FAT, NTFS, ext2/ext3/ext4 filesystems store files in data blocks (also called data clusters under Windows). The cluster or block size remains at a constant number of sectors after being initialized during the formatting of the filesystem. In general, most operating systems try to store the data in a contiguous way so as to minimize data fragmentation. The seek time of mechanical drives is significant for writing and reading data to/from a hard disk, so that is why it is important to keep the fragmentation to a minimum level.

When a file is deleted, the meta-information about this file (filename, date/time, size, location of the first data block/cluster, etc.) is lost; e.g., in an ext3/ext4 filesystem, the names of deleted files are still present, but the location of the first data block is removed. This means the data is still present on the filesystem, but only until some or all of it is overwritten by new file data.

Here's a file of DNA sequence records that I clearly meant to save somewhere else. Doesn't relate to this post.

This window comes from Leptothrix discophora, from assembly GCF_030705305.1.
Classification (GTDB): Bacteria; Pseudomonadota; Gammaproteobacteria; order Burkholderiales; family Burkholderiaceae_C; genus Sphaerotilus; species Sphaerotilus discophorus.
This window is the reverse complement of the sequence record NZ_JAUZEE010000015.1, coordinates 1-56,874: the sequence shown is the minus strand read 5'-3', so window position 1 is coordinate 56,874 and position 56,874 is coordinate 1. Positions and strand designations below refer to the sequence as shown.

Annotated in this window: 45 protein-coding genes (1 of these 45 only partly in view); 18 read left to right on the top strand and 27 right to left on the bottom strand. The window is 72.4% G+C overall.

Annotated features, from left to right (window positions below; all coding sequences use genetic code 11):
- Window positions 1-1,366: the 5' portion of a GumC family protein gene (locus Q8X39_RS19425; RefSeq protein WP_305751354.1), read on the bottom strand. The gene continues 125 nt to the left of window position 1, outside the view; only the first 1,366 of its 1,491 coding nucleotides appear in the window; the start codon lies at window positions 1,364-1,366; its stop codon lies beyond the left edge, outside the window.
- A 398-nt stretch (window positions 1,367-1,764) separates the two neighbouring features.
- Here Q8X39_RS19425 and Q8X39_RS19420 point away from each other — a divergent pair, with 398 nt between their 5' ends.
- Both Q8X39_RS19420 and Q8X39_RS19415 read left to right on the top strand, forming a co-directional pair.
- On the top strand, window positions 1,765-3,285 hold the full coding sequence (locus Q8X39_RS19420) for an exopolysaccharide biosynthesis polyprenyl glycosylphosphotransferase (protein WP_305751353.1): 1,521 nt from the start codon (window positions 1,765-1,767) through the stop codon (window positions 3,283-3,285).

To recover these "lost" files, PhotoRec first tries to find the data block (or cluster) size. If the filesystem is not corrupted, this value can be read from the superblock (ext2/ext3/ext4) or volume boot record (FAT, NTFS). Otherwise, PhotoRec reads the media, sector by sector, searching for the first ten files, from which it calculates the block/cluster size from their locations. Once this block size is known, PhotoRec reads the media block by block (or cluster by cluster). Each block is checked against a signature database; which comes with the program and has been growing in the type of files it can recover ever since PhotoRec's first version came out. It is a common data recovery method called file carving.